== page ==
* Cocoa surges partly on talk of disease in Nigeria
* Macro factors to keep softs on defensive
* British holiday thins soft commodities business (Adds closing prices of sugar, coffee and cocoa.)
By Rene Pastor
NEW YORK, June 5 (Reuters) - Cocoa futures ended at a 2-week high on Tuesday amid talk that a crop disease may have struck a leading producer of the commodity, while raw sugar rose and arabica coffee futures declined as business remained subdued by a holiday in Britain.
London financial markets are closed as the UK celebrates Queen Elizabeth's 60th year on the throne. The markets there reopen on Wednesday.
Investors will continue to suffer from jangled nerves due to the euro zone debt crisis and the prospect of weak growth in the world's economic drivers -- the United States and China.
"The global macro situation will keep investors a little skittish," said Sterling Smith, vice president of commodity research at Citibank's Institutional Client Group in Chicago.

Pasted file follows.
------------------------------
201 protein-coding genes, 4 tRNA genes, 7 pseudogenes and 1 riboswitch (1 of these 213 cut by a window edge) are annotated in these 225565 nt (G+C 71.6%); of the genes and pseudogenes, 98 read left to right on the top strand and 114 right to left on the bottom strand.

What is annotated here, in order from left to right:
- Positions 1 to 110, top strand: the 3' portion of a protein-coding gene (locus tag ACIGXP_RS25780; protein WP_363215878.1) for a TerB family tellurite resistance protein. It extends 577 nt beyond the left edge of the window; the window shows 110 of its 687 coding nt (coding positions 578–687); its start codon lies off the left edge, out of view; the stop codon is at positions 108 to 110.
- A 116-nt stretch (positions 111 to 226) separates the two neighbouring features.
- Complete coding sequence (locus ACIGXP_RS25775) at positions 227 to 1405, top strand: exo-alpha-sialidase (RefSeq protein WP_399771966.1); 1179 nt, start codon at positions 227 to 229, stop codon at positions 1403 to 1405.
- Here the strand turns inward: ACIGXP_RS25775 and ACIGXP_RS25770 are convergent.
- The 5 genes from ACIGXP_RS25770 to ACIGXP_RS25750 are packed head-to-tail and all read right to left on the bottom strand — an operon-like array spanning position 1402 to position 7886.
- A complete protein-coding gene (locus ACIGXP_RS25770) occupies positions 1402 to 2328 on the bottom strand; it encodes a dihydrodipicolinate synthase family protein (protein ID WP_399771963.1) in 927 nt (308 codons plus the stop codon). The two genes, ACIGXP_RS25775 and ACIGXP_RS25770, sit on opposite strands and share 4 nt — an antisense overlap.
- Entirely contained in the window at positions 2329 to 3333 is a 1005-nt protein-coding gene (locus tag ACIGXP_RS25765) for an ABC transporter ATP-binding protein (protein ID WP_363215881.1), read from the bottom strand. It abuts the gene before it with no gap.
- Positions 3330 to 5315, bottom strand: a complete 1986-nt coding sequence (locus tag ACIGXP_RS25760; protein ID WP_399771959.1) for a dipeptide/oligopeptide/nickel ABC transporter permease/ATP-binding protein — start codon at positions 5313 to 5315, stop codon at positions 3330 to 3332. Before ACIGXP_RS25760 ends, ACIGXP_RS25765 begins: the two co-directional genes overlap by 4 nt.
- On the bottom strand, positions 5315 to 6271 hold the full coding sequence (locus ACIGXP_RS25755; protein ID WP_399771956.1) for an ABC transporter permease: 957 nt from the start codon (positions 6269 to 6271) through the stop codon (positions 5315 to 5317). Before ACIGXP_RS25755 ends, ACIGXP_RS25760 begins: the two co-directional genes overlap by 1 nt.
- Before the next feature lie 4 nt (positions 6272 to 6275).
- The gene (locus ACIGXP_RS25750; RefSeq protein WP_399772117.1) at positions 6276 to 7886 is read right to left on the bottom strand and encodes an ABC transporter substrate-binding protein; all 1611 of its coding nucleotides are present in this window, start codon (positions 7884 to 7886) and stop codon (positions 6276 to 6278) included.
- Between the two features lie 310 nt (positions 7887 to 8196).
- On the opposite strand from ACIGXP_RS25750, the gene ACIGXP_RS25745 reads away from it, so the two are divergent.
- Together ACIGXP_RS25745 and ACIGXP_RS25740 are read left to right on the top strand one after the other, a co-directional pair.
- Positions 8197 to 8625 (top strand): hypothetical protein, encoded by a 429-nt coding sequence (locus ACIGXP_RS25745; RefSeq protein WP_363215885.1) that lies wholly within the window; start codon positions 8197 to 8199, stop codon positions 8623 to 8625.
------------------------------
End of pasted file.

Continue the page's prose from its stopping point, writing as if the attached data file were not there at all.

July cocoa on ICE Futures U.S. rose $69, or 3.3 percent, to close at $2,163 per tonne, the highest spot settlement since May 22, Thomson Reuters data showed.
Smith said the market could have received a boost from talk that No. 4 producer Nigeria may be suffering from cocoa canker. The disease destroys the pods where cocoa beans form and can seriously reduce production in affected countries.
"This was enough to get cocoa turned around. That could tighten supplies a little bit," Smith said.
Traders said cocoa also ran into a short-covering spurt that hoisted spot July above $2,100.
SUGAR UP, COFFEE WEAKER
Raw sugar rose and arabica coffee declined in largely quiet business.
The July raw sugar contract on ICE gained 0.16 cent to close at 19.06 cents per lb.
Demand from Muslim countries booking orders before the holy fasting month of Ramadan next month buoyed the sweetener, traders said.
"Ramadan demand should keep us above 19 cents," one said.
Arabica coffee declined late but held above the two-year low of $1.5465 per lb hit during the previous session.
The July arabica coffee contract on ICE dropped 2.25 cents, or by 1.4 percent, to end at $1.562 per lb. (Editing by Dale Hudson and Carol Bishopric)